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December 14, 2008

Actually, it came from us

When my sister was in high school in the late 60s, they used a history textbook that included something like this: "As Jesus said, 'Hear O Israel, the Lord our God, the Lord is One.'" We all had a laugh about that, because hundreds of thousands of people had said the same thing before Jesus. The line is from Deuteronomy 6:4. *

I recalled this after reading Dinesh D'Souza's article in the latest issue of Hillsdale College's Imprimis -- Created Equal: How Christianity Shaped The West. The title adequately describes the thesis, so read it only if you feel like it. D'Souza notes that Jefferson wrote in the Declaration of Independence that all men are created equal. He says:

This idea of the preciousness and equal worth of every human being is largely rooted in Christianity. Christians believe that God places infinite value on every human life. Christian salvation does not attach itself to a person’s family or tribe or city. It is an individual matter.
Now, I certainly don't mean to disparage the contributions of Christianity to Western Civilization, which are significant, especially post-Enlightenment Christianity, and at a broad level D'Souza has a pretty good argument. But still, just like the line from Jesus, the equal worth of humans is not exactly a Christian innovation. It comes from Genesis 1:27, which says that God created man in His own image. I think it's fair for the Jews to get some credit for this.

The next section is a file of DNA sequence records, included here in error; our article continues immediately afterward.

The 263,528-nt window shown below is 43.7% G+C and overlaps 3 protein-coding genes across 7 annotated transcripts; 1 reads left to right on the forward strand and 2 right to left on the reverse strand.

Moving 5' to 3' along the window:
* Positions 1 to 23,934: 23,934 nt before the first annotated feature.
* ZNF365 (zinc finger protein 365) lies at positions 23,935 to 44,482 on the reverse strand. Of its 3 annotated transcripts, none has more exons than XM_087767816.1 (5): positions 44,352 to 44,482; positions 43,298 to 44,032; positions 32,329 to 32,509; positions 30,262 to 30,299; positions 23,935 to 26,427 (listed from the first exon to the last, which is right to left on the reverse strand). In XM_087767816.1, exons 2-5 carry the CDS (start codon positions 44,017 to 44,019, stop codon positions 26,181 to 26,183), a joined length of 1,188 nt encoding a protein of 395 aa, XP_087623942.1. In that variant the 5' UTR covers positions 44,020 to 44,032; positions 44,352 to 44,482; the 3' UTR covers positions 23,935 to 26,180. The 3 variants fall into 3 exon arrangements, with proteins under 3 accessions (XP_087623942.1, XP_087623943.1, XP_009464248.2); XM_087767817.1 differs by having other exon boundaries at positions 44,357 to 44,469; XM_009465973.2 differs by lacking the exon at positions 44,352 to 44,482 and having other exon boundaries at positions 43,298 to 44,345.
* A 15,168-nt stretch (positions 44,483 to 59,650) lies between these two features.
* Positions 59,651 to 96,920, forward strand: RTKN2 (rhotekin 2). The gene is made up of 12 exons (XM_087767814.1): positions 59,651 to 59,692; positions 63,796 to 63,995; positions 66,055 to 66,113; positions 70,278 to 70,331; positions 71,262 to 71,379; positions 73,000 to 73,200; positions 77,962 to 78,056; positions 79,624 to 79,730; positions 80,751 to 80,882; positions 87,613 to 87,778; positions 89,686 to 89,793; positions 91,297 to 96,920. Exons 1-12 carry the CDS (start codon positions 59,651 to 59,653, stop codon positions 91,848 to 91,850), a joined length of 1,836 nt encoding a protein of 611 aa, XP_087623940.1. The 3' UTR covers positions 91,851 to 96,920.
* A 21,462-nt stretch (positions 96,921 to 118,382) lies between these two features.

And personal to DD'S: We know what you're implying when you say Christian salvation doesn't attach "to a person's family or tribe or city." You don't have to be cute about it. But if you were going to be fair, you'd have to admit that Jewish tribalism has little to do with the concept of salvation. Salvation just isn't terribly important in Judaism, which rejects original sin -- one of the innovations Christianity can really take credit for.

* Something gnawing at me tells me it was actually, "As Jesus said, 'Love thy neighbor as thyself.'" Which would make more sense but would be equally amusing, because, while Jesus said it, the line comes from Leviticus 19:18.